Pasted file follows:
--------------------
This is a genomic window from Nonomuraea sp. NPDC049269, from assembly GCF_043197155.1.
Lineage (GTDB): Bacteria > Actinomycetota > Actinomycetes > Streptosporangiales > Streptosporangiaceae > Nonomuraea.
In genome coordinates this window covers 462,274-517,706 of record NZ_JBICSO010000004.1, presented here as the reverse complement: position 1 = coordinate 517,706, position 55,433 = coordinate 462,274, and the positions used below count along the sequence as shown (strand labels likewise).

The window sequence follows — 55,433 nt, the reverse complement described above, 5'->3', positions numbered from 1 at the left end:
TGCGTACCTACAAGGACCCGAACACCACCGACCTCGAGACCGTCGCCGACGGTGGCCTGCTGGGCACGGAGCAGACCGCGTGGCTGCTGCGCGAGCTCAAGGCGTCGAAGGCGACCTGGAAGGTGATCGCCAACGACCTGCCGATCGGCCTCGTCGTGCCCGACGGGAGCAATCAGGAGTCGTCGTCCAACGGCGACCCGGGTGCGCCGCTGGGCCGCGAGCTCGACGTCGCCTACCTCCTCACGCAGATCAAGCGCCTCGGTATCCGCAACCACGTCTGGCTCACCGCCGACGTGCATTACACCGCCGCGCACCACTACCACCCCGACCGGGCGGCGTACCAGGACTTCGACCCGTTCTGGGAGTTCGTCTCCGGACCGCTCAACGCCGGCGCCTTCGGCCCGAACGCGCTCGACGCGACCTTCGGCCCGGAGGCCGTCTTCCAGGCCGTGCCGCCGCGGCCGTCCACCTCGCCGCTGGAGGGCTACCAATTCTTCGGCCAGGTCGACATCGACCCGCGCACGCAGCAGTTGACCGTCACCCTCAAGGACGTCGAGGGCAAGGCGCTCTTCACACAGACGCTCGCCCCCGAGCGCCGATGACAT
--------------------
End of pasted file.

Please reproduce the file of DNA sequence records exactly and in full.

This is a genomic window from Nonomuraea sp. NPDC049269, from assembly GCF_043197155.1.
Lineage (GTDB): Bacteria > Actinomycetota > Actinomycetes > Streptosporangiales > Streptosporangiaceae > Nonomuraea.
In genome coordinates this window covers 462,274-517,706 of record NZ_JBICSO010000004.1, presented here as the reverse complement: position 1 = coordinate 517,706, position 55,433 = coordinate 462,274, and the positions used below count along the sequence as shown (strand labels likewise).

The window sequence follows — 55,433 nt, the reverse complement described above, 5'->3', positions numbered from 1 at the left end:
TGCGTACCTACAAGGACCCGAACACCACCGACCTCGAGACCGTCGCCGACGGTGGCCTGCTGGGCACGGAGCAGACCGCGTGGCTGCTGCGCGAGCTCAAGGCGTCGAAGGCGACCTGGAAGGTGATCGCCAACGACCTGCCGATCGGCCTCGTCGTGCCCGACGGGAGCAATCAGGAGTCGTCGTCCAACGGCGACCCGGGTGCGCCGCTGGGCCGCGAGCTCGACGTCGCCTACCTCCTCACGCAGATCAAGCGCCTCGGTATCCGCAACCACGTCTGGCTCACCGCCGACGTGCATTACACCGCCGCGCACCACTACCACCCCGACCGGGCGGCGTACCAGGACTTCGACCCGTTCTGGGAGTTCGTCTCCGGACCGCTCAACGCCGGCGCCTTCGGCCCGAACGCGCTCGACGCGACCTTCGGCCCGGAGGCCGTCTTCCAGGCCGTGCCGCCGCGGCCGTCCACCTCGCCGCTGGAGGGCTACCAATTCTTCGGCCAGGTCGACATCGACCCGCGCACGCAGCAGTTGACCGTCACCCTCAAGGACGTCGAGGGCAAGGCGCTCTTCACACAGACGCTCGCCCCCGAGCGCCGATGACAT